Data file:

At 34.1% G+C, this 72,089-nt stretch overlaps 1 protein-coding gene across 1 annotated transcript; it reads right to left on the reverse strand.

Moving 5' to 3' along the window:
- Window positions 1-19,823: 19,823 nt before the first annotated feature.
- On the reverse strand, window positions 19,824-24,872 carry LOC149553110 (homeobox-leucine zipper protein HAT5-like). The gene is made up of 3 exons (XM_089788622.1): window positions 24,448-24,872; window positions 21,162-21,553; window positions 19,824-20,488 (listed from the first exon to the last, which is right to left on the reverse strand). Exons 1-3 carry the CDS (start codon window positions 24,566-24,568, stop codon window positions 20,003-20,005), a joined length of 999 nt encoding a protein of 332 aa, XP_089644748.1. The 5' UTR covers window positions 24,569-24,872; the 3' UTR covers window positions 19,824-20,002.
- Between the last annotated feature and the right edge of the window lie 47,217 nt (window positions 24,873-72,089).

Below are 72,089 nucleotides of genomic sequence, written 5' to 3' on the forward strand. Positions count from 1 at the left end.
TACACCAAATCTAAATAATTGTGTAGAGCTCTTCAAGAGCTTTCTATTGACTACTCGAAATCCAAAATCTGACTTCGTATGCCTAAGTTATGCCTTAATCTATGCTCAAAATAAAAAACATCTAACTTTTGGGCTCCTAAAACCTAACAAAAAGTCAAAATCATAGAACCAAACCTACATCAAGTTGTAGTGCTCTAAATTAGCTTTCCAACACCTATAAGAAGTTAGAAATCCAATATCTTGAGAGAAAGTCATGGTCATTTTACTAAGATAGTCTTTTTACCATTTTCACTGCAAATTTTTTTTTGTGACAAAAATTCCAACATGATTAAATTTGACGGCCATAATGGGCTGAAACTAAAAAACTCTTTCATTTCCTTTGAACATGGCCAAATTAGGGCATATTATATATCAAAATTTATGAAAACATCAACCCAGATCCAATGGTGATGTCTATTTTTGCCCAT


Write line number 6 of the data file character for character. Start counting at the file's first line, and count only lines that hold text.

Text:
Below are 72,089 nucleotides of genomic sequence, written 5' to 3' on the forward strand. Positions count from 1 at the left end.